Deirdre Donnelly

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… I was bossy as a child. A little eccentric. When my sister and I played Opportunity Knocks, I took on the role of the performers and interviewers and my sister was allowed to clap.

I’m Producer at MakeMatic and it’s the first time that I’ve worked so closely and interdependently with a team of illustrators and editors. The thing I love most is the team. It’s amazing to watch what the animators can do. I’m very, very taken with the level of talent here.

I’ve always had the attitude that I have an enormous amount still to learn and I think that’s true of everyone, no matter what age you are or what stage you are at in your career. I have yet to arrive – I’ll always feel like that, even if I have built up vast experience of broadcast media over the years.

I was bossy as a child. A little eccentric. When my sister and I played Opportunity Knocks, I took on the role of the performers and interviewers and my sister was allowed to clap. I was always into music, performance and generally showing off. I watched a few too many Rodgers and Hammerstein musicals in my formative years and The Sound of Music fifteen times.

I was born and raised in Belfast, capital city of Northern Ireland, and fantasised about becoming a diplomat or an actor. But, enticed by the BBC’s North America correspondent Gavin Esler reporting from the rooftop of the White House, I determined to become a foreign correspondent instead.

I attended the University of Kent in Canterbury, where I studied languages (French and Italian) before switching to Politics and International Relations. I was happiest during those university years. It was my first time away from home and I enjoyed meeting people from other countries and cultures.

I also took the opportunity to spread my wings by working my way up the East Coast of America, working various jobs, until I arrived in Colorado, before turning right around again and travelling southward on a Greyhound bus to Mexico City. They were exciting times.

If I had to describe myself in three words, I would say I’m the “Queen of Reinvention”. My career has taken me down many paths, all of which have been linked to education. I’ve taught English as a foreign language and, after completing my Masters Degree in International Relations and Diplomacy, worked as a political analyst for the Swedish and Finnish defence forces.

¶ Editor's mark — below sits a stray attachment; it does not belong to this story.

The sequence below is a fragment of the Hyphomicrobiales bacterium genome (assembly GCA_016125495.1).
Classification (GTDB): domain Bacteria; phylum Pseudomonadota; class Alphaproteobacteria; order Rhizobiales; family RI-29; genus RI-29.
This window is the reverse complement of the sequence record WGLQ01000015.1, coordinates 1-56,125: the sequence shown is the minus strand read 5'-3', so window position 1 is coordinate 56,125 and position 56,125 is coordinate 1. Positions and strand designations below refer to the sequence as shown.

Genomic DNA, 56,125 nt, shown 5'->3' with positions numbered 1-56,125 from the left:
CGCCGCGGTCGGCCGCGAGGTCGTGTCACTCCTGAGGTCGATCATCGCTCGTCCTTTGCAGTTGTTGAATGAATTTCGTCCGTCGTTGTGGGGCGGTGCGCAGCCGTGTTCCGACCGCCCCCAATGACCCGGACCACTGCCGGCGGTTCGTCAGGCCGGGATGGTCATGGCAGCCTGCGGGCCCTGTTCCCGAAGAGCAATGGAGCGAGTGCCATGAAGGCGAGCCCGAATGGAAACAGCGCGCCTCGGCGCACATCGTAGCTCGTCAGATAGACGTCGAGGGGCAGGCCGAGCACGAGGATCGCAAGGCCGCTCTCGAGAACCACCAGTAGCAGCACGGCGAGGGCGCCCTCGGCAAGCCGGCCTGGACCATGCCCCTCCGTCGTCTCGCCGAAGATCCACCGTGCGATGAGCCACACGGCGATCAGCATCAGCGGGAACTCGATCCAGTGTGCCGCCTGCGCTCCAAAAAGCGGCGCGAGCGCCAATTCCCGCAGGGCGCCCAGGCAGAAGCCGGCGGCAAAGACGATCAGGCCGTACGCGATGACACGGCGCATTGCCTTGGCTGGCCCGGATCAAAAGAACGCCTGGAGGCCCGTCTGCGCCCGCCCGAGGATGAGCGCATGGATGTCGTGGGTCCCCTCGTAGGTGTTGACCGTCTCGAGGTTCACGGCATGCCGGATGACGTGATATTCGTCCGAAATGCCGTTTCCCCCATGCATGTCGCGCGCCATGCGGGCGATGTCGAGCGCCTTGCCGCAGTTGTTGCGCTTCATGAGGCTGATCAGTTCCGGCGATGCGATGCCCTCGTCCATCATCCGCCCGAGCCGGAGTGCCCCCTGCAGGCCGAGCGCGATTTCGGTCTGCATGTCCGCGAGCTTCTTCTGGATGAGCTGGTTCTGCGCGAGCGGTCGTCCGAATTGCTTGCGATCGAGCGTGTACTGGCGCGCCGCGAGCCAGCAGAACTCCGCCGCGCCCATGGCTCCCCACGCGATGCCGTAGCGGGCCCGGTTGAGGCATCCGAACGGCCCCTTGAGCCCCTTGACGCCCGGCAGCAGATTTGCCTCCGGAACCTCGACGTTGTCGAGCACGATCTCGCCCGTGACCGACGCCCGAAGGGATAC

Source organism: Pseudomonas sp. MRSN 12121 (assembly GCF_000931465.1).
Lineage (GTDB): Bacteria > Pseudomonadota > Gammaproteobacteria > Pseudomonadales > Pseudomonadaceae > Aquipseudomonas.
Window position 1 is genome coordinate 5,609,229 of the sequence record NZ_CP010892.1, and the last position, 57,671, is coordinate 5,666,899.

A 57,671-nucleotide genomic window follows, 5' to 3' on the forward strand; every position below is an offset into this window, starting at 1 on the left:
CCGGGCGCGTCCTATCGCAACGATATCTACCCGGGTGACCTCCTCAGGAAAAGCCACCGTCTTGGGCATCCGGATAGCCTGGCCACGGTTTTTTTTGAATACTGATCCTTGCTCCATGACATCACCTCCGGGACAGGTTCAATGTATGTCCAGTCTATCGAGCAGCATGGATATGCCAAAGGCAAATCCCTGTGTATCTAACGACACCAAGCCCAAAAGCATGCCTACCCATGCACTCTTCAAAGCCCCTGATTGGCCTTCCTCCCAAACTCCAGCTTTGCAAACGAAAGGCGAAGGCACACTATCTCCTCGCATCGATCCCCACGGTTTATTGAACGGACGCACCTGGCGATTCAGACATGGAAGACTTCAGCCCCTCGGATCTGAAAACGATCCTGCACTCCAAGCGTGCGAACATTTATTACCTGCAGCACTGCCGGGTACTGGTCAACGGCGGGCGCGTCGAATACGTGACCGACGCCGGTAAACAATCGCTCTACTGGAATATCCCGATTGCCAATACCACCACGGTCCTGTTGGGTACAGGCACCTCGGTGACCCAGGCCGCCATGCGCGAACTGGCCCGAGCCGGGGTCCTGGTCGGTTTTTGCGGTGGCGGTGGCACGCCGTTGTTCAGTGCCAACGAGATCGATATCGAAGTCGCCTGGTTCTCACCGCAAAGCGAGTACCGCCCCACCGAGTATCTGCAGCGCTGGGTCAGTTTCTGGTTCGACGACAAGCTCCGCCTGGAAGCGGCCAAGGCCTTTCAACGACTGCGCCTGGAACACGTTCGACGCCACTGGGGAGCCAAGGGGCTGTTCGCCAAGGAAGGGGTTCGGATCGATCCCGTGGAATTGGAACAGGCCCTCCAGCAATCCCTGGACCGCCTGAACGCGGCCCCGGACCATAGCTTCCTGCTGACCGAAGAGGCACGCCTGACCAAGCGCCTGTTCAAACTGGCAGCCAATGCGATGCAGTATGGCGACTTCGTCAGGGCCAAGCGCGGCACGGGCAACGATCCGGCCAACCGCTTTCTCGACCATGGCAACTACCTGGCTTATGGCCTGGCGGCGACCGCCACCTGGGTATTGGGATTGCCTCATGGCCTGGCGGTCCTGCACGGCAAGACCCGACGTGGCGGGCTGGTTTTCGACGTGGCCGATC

Coaching army generals and other decision makers in the art of media management and negotiation made me realise that my true calling was in media. So I retrained as a broadcast journalist and began working as a researcher in London for BBC Radio 4, on programmes like Woman’s Hour.

After graduating from the BBC’s trainee producer fast track course, I found myself back home in Northern Ireland working as a producer for BBC Radio Foyle in Derry. I loved producing daily programmes there. The insanity of it all, the irreverence.

I learned how to make radio packages and features and how to design the shape of a good daily programme. It was hard work that became an addiction – to the point where I would volunteer to work on Christmas Eve.

From there, I began managing educational campaigns for BBC Learning, on series including The Romans and A History of the World in 100 Objects, and made the move into television by working as assistant producer for the independent production company 360, on their two-part series Dive World War II.

Since then, I’ve worked as producer on various documentaries and television series, including The World’s Oldest Family and Keeping ‘er Country. I haven’t got around to reporting the news from the rooftop of the White House just yet, but maybe at MakeMatic I’ll produce a video educating kids how to do that themselves.